Online Publishing Trends: Is There A Social Media Bubble?
Social media is booming, but is all of the activity surrounding its growth a precursor to a dot-com-like bubble burst?
Photo credit: Chekov
While in some ways investors may overextend themselves on the social media trend as much as any other social media is growing to become a trend that is based on countless tiny bubbles rather than the huge risk-takers that we're used to seeing in the media limelight.
At is core social media is about human communications returning to normal levels of discourse that may have been forgotten in the push to cash in on electronic content - and that will require more sophisticated monetization models than those being pursued by most media companies.
If you've ever gotten a little contemplative while sipping down a bit of fine champagne you may have noticed that the bubbles of gas that rise to the top of your glass are really very tiny compared to the big burps of gas found in your typical bottle of supermarket fizzy water. Good champagne costs more than your average soda pop, so perhaps we can say that tiny bubbles are a sign of refinement.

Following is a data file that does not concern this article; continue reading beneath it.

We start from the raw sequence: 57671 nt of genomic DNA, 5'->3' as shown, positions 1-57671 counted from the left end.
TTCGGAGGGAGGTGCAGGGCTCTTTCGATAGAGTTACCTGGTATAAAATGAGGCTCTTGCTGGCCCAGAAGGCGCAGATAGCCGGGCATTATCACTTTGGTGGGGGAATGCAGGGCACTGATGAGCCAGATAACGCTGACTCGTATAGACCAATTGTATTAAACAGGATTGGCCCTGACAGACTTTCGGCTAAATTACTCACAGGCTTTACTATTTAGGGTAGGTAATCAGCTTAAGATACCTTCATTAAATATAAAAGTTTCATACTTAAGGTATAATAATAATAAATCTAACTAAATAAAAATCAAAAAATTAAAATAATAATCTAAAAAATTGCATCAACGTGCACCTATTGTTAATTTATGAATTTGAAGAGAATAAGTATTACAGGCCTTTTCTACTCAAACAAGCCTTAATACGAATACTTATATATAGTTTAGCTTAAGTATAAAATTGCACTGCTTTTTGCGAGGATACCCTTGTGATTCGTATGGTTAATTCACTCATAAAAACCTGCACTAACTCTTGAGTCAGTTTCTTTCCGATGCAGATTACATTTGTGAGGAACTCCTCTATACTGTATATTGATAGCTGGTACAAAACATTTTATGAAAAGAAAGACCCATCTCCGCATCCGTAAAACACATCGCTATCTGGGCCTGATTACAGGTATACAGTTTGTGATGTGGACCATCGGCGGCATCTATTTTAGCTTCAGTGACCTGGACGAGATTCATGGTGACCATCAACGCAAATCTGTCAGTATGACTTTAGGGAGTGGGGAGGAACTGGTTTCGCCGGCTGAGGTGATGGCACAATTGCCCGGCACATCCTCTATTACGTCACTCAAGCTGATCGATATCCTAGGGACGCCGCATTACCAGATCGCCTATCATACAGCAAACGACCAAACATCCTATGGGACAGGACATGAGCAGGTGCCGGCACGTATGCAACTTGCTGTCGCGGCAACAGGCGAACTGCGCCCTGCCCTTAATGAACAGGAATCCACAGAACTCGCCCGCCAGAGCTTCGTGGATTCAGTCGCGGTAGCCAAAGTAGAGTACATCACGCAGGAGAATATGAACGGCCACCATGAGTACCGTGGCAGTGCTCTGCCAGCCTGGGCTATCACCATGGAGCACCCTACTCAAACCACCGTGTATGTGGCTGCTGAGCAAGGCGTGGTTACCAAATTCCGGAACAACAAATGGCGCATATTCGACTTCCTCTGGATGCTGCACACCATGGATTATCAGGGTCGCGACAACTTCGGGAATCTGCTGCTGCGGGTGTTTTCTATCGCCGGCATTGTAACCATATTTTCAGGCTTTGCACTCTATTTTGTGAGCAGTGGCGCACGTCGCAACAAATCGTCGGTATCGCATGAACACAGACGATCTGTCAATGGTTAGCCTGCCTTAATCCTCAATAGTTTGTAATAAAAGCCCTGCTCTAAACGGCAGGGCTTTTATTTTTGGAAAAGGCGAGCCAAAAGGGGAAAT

It might be thus also with social media. At the recent Web 2.0 Expo in San Francisco there was much talk about whether we are experiencing a new "bubble" in online markets. Tim O'Reilly opined in his Expo keynote that no, we were not in a Web 2.0 bubble, that Web 2.0 represented a fundamental shift in how people interact with technology.
Yet the thousands of people crammed into the hall for this event and the desperate notes in the rest rooms seeking out AJAX programmers seemed to argue that on at least one level that there was a whale burp-sized bubble that has swept up nearly every resource in Silicon Valley that seeks out private equity.